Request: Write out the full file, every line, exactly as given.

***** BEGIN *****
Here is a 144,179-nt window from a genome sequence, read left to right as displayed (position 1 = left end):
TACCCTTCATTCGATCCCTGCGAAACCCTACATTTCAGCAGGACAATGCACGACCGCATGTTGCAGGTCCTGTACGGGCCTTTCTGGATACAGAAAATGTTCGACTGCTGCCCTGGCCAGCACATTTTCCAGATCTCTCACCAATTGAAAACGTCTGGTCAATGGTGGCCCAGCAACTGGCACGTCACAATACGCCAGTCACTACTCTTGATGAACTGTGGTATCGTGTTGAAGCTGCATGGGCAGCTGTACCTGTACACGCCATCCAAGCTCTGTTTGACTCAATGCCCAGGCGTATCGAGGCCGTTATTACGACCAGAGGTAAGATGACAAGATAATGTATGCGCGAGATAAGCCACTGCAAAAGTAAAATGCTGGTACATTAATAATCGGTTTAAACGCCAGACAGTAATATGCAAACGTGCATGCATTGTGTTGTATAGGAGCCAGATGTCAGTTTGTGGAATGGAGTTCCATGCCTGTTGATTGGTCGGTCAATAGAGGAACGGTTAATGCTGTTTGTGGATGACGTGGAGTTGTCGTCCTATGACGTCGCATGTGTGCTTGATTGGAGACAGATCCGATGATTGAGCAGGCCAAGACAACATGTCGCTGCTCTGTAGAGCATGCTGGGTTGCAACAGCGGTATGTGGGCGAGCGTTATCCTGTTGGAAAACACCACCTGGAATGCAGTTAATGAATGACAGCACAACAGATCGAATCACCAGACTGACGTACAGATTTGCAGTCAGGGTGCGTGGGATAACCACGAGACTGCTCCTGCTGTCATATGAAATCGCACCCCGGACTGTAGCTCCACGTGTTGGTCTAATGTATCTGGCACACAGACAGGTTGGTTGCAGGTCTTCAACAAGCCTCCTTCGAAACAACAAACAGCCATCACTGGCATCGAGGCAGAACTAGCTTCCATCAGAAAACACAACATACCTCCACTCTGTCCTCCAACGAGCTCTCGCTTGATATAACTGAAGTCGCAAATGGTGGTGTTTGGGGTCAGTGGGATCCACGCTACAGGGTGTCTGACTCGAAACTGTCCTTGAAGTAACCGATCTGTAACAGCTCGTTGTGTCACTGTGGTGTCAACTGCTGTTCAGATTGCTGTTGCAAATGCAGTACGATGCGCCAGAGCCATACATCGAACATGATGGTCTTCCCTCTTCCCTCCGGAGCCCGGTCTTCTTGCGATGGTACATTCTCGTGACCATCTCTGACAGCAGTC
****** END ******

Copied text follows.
Here is a 144,179-nt window from a genome sequence, read left to right as displayed (position 1 = left end):
TACCCTTCATTCGATCCCTGCGAAACCCTACATTTCAGCAGGACAATGCACGACCGCATGTTGCAGGTCCTGTACGGGCCTTTCTGGATACAGAAAATGTTCGACTGCTGCCCTGGCCAGCACATTTTCCAGATCTCTCACCAATTGAAAACGTCTGGTCAATGGTGGCCCAGCAACTGGCACGTCACAATACGCCAGTCACTACTCTTGATGAACTGTGGTATCGTGTTGAAGCTGCATGGGCAGCTGTACCTGTACACGCCATCCAAGCTCTGTTTGACTCAATGCCCAGGCGTATCGAGGCCGTTATTACGACCAGAGGTAAGATGACAAGATAATGTATGCGCGAGATAAGCCACTGCAAAAGTAAAATGCTGGTACATTAATAATCGGTTTAAACGCCAGACAGTAATATGCAAACGTGCATGCATTGTGTTGTATAGGAGCCAGATGTCAGTTTGTGGAATGGAGTTCCATGCCTGTTGATTGGTCGGTCAATAGAGGAACGGTTAATGCTGTTTGTGGATGACGTGGAGTTGTCGTCCTATGACGTCGCATGTGTGCTTGATTGGAGACAGATCCGATGATTGAGCAGGCCAAGACAACATGTCGCTGCTCTGTAGAGCATGCTGGGTTGCAACAGCGGTATGTGGGCGAGCGTTATCCTGTTGGAAAACACCACCTGGAATGCAGTTAATGAATGACAGCACAACAGATCGAATCACCAGACTGACGTACAGATTTGCAGTCAGGGTGCGTGGGATAACCACGAGACTGCTCCTGCTGTCATATGAAATCGCACCCCGGACTGTAGCTCCACGTGTTGGTCTAATGTATCTGGCACACAGACAGGTTGGTTGCAGGTCTTCAACAAGCCTCCTTCGAAACAACAAACAGCCATCACTGGCATCGAGGCAGAACTAGCTTCCATCAGAAAACACAACATACCTCCACTCTGTCCTCCAACGAGCTCTCGCTTGATATAACTGAAGTCGCAAATGGTGGTGTTTGGGGTCAGTGGGATCCACGCTACAGGGTGTCTGACTCGAAACTGTCCTTGAAGTAACCGATCTGTAACAGCTCGTTGTGTCACTGTGGTGTCAACTGCTGTTCAGATTGCTGTTGCAAATGCAGTACGATGCGCCAGAGCCATACATCGAACATGATGGTCTTCCCTCTTCCCTCCGGAGCCCGGTCTTCTTGCGATGGTACATTCTCGTGACCATCTCTGACAGCAGTC